Scientists at Nanjing Medical University have created pigs that have been genetically modified to grow organs that can be transplanted into humans. The first litter of these GM pigs will be born within the next six months.
“The genetically modified piglets could bring hope to people who are in need of organ transplants but have failed to find a donor,” said Zhao Zijian, head of the Metabolic Disease Research Center at Nanjing Medical University. The research group has been working with GM technology since 1998 to replace pig genes that cause rejection of organs transplanted into humans.
“Just as people with different blood types cannot accept blood transfusions from one another, pig organs were rejected by all human recipients before I replaced a certain sugar molecule with a human gene,” said Dai Yifan, deputy director of the research center.
Dai successfully bred the transplantation-friendly GM pigs in a laboratory at Revivicor Inc in the United States and took cells back to China earlier this year from which he plans to clone thousands of pigs.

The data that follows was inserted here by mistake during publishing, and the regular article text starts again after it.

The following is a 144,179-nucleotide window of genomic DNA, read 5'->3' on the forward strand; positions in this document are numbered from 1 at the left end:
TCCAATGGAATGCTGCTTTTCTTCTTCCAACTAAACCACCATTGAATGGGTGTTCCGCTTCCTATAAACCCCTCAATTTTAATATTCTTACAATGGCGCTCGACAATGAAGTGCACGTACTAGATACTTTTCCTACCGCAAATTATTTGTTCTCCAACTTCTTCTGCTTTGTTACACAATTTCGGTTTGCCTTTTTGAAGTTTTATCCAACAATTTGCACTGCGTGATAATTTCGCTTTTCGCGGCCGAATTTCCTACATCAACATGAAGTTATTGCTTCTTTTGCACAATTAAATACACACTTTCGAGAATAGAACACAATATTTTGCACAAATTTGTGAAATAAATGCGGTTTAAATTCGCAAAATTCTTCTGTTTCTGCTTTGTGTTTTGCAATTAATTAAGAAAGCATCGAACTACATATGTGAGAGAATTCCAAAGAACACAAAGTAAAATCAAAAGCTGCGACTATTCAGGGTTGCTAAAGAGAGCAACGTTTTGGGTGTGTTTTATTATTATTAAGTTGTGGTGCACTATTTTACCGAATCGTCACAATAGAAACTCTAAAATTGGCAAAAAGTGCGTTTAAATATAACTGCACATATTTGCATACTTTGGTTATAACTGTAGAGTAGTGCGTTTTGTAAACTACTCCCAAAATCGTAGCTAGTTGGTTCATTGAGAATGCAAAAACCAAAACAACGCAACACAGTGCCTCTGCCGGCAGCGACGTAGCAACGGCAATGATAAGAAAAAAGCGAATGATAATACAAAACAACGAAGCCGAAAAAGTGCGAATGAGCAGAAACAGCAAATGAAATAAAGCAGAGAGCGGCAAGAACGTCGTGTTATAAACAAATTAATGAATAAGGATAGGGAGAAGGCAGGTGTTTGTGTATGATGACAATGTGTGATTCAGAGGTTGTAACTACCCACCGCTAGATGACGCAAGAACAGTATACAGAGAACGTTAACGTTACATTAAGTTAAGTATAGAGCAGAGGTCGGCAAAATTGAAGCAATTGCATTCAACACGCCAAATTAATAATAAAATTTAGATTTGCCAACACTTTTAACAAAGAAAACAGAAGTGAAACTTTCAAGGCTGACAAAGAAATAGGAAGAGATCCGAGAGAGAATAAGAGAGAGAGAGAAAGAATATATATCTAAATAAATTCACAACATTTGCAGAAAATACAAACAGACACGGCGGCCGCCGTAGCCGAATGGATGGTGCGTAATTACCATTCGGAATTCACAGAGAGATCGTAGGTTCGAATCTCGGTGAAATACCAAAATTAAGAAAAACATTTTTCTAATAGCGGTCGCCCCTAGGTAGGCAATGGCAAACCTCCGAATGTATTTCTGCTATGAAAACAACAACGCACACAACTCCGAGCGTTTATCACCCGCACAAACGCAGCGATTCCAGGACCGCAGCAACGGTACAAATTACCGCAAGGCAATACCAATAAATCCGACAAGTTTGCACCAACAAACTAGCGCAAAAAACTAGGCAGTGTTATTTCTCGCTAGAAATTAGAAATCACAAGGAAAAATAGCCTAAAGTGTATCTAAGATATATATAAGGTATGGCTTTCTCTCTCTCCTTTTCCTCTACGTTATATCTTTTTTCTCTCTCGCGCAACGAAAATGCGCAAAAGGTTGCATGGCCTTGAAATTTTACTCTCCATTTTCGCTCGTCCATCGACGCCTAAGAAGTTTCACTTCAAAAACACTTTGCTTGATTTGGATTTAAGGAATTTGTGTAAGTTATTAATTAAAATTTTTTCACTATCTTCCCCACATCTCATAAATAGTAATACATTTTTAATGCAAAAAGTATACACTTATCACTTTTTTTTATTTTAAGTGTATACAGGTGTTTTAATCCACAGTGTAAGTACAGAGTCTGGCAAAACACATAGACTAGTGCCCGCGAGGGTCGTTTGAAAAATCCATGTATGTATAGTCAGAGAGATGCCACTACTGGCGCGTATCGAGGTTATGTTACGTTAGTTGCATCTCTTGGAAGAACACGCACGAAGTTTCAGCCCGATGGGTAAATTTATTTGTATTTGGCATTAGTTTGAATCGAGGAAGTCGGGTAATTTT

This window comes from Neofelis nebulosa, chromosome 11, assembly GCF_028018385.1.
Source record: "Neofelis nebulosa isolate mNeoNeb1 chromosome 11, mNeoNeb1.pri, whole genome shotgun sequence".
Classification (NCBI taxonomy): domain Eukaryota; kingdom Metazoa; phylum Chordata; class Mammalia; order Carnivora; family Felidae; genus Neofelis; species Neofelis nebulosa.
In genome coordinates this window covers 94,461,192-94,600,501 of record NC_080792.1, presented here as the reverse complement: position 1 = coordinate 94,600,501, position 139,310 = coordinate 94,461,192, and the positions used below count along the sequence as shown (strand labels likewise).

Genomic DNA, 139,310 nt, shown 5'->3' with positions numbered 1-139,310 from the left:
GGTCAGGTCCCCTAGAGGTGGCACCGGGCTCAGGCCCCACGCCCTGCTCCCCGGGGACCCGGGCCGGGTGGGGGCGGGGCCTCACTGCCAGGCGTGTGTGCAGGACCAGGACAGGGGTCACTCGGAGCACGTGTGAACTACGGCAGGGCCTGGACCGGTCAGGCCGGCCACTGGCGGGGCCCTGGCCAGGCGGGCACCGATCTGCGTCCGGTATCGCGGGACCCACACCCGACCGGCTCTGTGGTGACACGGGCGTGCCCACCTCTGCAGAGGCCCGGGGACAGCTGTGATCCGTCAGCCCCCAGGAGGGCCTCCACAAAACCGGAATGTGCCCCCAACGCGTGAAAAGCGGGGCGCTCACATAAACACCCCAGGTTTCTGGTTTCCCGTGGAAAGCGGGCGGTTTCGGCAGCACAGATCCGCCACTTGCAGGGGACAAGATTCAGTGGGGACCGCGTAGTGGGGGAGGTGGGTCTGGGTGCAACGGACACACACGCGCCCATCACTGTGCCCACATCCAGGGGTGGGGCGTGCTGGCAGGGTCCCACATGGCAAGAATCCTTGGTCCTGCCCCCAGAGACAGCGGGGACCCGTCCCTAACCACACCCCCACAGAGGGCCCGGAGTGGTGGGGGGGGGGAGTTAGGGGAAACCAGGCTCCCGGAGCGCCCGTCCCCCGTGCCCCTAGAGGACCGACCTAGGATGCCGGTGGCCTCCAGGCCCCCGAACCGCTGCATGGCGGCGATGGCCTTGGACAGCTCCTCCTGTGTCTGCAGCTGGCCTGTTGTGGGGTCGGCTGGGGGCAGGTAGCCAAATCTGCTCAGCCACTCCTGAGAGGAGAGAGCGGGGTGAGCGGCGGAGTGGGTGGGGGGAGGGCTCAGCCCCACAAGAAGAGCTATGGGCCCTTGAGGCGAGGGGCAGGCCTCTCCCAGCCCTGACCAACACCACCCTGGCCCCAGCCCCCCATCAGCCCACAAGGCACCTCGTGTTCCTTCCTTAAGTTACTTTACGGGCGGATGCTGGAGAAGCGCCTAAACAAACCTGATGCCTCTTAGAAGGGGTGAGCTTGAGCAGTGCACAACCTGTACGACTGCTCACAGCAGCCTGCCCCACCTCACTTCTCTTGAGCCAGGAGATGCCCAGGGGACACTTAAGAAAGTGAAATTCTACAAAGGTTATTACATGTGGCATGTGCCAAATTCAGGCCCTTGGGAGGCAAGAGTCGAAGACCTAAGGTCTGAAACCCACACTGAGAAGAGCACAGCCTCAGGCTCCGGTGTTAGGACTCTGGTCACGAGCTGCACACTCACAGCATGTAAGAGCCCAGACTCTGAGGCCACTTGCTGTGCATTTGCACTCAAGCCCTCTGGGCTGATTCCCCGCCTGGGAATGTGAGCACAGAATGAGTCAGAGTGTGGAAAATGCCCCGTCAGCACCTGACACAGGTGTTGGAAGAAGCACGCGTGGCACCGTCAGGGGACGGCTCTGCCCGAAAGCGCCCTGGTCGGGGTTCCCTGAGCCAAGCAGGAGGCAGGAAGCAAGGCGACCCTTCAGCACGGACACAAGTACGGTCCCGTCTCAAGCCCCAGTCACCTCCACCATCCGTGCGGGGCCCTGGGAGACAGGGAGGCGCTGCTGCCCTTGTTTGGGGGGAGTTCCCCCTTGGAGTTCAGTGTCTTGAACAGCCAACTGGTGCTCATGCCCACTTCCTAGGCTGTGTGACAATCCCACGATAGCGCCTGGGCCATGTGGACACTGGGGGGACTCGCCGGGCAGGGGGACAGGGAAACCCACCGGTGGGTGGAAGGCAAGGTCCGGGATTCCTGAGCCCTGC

The first brood will be born in five or six months in Nanjing. They and their organs will be used for more experiments to verify suitability as donors of hearts, kidneys and livers.
Due to a shortage of organ donors only 10,000 out of 1 million people with kidney disease and 300,000 with liver disease awaiting a transplant are saved each year.
Organs from GM pigs have been tested in the United States since 2002. They have kept monkeys alive for up to 400 days. Such temporary transplants could potentially help keep human patients alive while waiting for human transplant organs.
Scientists from the Chinese Academy of Agricultural Sciences first bred GM pigs in November 2010. Clinical trials on humans have not been carried out anywhere in the world.
The Nanjing Medical Center research group will apply for permission to conduct human clinical experiments after the pigs have grown enough, said Dai. No one can say whether the government will allow the transplanting of pig organs into humans on an experimental basis.
Some transplant surgeons question whether transplanting pig organs won’t create risk of humans being infected with animal diseases.
The center is already constructing sterile pigsties that are “as clean as an operating room”, said Dai. “The sterile environment will mean there are no viruses on the pigs that could cause diseases among humans.”